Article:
Classification of facial features, for example, nasolabial folds, still relies mainly on clinical assessment, resulting in significant costs because of high intra- and interrater variability. Further, diagnosing skin diseases, for example, malignant melanoma, also can present challenges. In an attempt to reduce cost of medical care in future, we determined the utility of methods in image processing and statistical analysis to automatically quantify, for example, the structure of nasolabial folds. To the best of our knowledge, this is the first report of the application of computer technology to grading of nasolabial folds. When classifying severity of wrinkles on a scale of 1-5, the computer achieved an accuracy of 87% compared to the dermatologist, taken as the gold standard. Further, the computer program's capacity to sort the order of wrinkles from least to most wrinkled was 98% as accurate as the clinician(s). We conclude that by using computer technology, nasolabial folds can be categorized almost as accurately as by using grading by dermatologists, suggesting that computer technology may be a useful tool to grade nasolabial folds because a computer is always consistent. We hypothesize that, after additional studies, this technology also may be a useful tool to aid in diagnosing skin diseases.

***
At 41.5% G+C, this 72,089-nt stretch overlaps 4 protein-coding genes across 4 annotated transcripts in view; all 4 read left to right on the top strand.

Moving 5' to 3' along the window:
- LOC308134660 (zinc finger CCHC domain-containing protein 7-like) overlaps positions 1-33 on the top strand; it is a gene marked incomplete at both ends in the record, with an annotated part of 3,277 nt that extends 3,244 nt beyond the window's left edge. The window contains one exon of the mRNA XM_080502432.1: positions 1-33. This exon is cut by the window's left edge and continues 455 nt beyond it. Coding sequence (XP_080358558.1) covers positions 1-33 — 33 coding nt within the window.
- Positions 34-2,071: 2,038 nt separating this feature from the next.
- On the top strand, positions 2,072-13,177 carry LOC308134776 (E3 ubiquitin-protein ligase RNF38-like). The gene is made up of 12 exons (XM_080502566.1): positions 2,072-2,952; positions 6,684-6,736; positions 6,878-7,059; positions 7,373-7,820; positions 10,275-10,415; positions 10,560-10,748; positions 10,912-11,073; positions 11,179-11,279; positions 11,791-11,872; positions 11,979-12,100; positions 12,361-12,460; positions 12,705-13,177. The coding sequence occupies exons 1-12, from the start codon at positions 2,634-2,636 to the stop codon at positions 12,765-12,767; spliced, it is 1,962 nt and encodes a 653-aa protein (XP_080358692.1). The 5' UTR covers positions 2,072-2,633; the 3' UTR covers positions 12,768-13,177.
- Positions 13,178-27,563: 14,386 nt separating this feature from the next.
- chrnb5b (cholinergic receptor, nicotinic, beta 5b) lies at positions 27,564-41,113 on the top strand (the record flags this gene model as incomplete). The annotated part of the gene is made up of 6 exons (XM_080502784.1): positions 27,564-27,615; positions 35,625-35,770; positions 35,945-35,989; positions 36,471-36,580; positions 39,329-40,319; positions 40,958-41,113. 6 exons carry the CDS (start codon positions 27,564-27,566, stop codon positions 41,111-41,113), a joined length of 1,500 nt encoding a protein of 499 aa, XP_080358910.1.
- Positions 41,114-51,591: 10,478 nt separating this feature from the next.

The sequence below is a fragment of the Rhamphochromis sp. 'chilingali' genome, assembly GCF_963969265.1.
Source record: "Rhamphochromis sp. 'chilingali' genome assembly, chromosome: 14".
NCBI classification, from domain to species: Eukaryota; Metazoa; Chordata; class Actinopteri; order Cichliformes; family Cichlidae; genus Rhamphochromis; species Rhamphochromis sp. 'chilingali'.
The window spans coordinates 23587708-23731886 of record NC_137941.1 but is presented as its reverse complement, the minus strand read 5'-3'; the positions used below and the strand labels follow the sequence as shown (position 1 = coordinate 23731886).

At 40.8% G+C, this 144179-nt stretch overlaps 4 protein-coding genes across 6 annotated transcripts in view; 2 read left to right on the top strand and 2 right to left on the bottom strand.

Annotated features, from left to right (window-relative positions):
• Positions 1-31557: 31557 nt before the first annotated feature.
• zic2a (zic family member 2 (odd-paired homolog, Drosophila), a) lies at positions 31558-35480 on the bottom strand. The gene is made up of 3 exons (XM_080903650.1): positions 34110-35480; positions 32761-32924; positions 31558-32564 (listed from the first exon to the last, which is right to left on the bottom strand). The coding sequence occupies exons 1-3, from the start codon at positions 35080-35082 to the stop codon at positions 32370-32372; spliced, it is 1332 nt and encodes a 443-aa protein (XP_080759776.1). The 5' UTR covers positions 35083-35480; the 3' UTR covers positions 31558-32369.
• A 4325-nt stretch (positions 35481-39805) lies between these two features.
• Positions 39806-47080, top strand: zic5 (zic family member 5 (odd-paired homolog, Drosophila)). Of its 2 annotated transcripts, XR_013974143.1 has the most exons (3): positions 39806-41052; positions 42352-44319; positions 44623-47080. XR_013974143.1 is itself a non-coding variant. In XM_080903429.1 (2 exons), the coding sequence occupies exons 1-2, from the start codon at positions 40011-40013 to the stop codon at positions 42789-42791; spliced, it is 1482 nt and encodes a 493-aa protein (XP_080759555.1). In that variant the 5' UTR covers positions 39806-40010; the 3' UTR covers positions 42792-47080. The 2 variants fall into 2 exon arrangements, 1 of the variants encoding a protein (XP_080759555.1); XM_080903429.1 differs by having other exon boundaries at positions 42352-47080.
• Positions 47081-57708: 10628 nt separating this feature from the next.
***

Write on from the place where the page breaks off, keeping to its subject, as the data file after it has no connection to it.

Keywords: computer assisted; computing methodologies; diagnosis; image processing; information science; investigative techniques.
© 2013 Japanese Dermatological Association.